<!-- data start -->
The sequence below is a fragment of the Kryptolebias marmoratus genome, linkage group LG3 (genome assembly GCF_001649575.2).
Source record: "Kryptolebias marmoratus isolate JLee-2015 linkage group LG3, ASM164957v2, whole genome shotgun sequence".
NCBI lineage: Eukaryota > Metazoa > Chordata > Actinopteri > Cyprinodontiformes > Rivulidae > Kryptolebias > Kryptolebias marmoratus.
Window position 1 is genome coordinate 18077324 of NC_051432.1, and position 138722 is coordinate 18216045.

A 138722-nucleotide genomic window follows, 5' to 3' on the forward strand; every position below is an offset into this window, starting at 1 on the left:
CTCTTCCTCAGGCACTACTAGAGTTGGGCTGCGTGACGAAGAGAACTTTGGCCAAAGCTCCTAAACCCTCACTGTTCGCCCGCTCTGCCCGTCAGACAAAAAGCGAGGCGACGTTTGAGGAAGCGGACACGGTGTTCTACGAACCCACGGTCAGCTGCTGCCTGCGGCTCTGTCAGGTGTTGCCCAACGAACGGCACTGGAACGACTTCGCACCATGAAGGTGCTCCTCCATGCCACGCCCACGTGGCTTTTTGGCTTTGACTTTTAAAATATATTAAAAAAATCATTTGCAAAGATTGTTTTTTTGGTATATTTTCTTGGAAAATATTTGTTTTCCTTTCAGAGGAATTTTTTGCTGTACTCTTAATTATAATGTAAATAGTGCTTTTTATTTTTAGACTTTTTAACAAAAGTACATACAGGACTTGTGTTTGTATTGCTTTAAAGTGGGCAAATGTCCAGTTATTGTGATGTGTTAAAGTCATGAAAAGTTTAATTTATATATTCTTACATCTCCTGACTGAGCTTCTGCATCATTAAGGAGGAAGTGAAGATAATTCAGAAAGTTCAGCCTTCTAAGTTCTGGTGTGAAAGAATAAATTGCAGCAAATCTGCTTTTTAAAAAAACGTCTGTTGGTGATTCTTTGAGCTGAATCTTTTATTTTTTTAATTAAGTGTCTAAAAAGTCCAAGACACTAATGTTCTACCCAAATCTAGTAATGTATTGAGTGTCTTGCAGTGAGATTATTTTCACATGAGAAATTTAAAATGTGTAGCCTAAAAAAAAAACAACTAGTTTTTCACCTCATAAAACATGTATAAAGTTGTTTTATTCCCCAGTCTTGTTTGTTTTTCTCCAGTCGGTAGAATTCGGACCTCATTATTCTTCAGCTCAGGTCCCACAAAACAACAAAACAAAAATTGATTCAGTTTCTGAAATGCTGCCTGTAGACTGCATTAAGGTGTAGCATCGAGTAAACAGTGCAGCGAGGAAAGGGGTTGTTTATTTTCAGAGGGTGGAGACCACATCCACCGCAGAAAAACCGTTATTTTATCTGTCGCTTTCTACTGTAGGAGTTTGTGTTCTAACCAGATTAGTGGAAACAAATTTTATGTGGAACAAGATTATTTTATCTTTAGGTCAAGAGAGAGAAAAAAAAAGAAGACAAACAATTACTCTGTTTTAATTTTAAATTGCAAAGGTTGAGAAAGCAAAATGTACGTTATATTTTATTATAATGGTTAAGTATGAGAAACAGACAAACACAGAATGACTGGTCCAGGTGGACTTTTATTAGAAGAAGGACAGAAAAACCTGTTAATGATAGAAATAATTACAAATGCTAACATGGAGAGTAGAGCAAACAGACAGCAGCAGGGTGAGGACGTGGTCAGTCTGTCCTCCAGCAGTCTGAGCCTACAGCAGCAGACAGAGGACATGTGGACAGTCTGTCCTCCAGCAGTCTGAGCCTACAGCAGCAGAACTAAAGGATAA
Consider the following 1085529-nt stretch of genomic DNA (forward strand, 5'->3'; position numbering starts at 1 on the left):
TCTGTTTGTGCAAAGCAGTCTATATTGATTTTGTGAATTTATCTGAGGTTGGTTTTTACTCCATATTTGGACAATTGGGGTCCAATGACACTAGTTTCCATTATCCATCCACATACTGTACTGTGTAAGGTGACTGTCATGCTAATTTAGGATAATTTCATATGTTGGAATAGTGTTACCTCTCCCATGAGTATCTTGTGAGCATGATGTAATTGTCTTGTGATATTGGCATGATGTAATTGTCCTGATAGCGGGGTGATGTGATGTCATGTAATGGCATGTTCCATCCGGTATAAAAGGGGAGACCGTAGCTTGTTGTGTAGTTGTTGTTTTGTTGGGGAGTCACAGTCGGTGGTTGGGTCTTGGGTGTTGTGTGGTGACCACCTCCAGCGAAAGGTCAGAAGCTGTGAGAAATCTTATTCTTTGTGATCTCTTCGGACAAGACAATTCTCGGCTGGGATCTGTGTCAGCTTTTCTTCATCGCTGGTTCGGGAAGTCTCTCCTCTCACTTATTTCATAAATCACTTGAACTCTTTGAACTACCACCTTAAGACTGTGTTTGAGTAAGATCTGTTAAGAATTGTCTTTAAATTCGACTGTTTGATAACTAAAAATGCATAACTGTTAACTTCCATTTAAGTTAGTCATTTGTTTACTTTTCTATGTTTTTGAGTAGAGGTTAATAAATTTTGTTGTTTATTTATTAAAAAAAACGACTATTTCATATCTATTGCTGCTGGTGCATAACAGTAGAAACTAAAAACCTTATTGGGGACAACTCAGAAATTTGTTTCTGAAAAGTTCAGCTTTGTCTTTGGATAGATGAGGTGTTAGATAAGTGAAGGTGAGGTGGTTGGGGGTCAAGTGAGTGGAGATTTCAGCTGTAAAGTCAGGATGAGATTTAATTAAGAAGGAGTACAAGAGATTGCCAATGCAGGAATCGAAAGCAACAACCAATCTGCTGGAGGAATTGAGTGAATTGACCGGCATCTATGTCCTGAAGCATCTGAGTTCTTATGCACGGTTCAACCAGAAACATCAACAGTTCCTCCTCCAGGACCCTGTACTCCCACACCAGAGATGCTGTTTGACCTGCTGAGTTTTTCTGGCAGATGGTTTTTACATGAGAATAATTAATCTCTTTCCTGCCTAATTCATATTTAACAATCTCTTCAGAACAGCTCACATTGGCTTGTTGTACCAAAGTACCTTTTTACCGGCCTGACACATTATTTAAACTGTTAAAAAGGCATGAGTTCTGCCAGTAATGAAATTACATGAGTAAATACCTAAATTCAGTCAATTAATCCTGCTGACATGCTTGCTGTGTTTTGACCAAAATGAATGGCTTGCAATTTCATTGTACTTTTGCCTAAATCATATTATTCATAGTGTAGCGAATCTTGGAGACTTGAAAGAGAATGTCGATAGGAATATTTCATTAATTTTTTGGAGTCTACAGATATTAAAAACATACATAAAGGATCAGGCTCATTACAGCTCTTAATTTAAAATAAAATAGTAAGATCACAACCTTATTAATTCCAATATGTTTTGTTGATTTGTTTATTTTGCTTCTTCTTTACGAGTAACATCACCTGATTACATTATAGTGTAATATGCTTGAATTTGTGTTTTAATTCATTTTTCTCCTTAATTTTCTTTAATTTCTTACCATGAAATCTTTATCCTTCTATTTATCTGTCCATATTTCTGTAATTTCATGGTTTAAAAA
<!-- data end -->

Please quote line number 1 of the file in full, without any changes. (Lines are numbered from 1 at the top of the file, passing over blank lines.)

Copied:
The sequence below is a fragment of the Kryptolebias marmoratus genome, linkage group LG3 (genome assembly GCF_001649575.2).